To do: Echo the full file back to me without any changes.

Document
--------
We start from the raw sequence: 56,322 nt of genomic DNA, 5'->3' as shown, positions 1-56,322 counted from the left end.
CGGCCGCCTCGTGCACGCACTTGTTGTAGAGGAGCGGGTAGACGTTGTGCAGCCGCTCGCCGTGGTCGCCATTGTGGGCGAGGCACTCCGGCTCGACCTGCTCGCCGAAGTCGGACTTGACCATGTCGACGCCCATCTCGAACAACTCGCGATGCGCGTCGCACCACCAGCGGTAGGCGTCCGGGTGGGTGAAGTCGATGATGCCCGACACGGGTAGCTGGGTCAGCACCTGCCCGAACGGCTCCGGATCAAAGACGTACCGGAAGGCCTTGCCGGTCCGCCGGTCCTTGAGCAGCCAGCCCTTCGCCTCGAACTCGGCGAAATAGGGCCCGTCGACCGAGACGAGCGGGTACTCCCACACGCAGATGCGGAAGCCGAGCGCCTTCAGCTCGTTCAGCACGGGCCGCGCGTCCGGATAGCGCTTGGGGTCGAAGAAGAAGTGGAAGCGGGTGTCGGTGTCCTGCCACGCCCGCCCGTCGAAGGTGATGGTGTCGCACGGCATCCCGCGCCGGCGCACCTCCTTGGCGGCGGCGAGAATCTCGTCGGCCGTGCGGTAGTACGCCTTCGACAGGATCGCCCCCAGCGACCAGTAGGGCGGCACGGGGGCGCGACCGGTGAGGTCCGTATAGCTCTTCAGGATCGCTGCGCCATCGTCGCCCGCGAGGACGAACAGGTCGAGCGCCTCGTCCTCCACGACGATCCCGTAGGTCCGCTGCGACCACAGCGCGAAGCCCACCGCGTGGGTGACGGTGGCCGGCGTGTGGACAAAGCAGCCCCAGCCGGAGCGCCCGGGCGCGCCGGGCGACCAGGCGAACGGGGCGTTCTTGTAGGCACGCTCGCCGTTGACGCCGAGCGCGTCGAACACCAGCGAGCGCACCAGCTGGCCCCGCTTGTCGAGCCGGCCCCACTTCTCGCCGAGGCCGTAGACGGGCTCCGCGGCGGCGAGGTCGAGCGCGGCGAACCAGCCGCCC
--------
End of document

We start from the raw sequence: 56,322 nt of genomic DNA, 5'->3' as shown, positions 1-56,322 counted from the left end.
CGGCCGCCTCGTGCACGCACTTGTTGTAGAGGAGCGGGTAGACGTTGTGCAGCCGCTCGCCGTGGTCGCCATTGTGGGCGAGGCACTCCGGCTCGACCTGCTCGCCGAAGTCGGACTTGACCATGTCGACGCCCATCTCGAACAACTCGCGATGCGCGTCGCACCACCAGCGGTAGGCGTCCGGGTGGGTGAAGTCGATGATGCCCGACACGGGTAGCTGGGTCAGCACCTGCCCGAACGGCTCCGGATCAAAGACGTACCGGAAGGCCTTGCCGGTCCGCCGGTCCTTGAGCAGCCAGCCCTTCGCCTCGAACTCGGCGAAATAGGGCCCGTCGACCGAGACGAGCGGGTACTCCCACACGCAGATGCGGAAGCCGAGCGCCTTCAGCTCGTTCAGCACGGGCCGCGCGTCCGGATAGCGCTTGGGGTCGAAGAAGAAGTGGAAGCGGGTGTCGGTGTCCTGCCACGCCCGCCCGTCGAAGGTGATGGTGTCGCACGGCATCCCGCGCCGGCGCACCTCCTTGGCGGCGGCGAGAATCTCGTCGGCCGTGCGGTAGTACGCCTTCGACAGGATCGCCCCCAGCGACCAGTAGGGCGGCACGGGGGCGCGACCGGTGAGGTCCGTATAGCTCTTCAGGATCGCTGCGCCATCGTCGCCCGCGAGGACGAACAGGTCGAGCGCCTCGTCCTCCACGACGATCCCGTAGGTCCGCTGCGACCACAGCGCGAAGCCCACCGCGTGGGTGACGGTGGCCGGCGTGTGGACAAAGCAGCCCCAGCCGGAGCGCCCGGGCGCGCCGGGCGACCAGGCGAACGGGGCGTTCTTGTAGGCACGCTCGCCGTTGACGCCGAGCGCGTCGAACACCAGCGAGCGCACCAGCTGGCCCCGCTTGTCGAGCCGGCCCCACTTCTCGCCGAGGCCGTAGACGGGCTCCGCGGCGGCGAGGTCGAGCGCGGCGAACCAGCCGCCC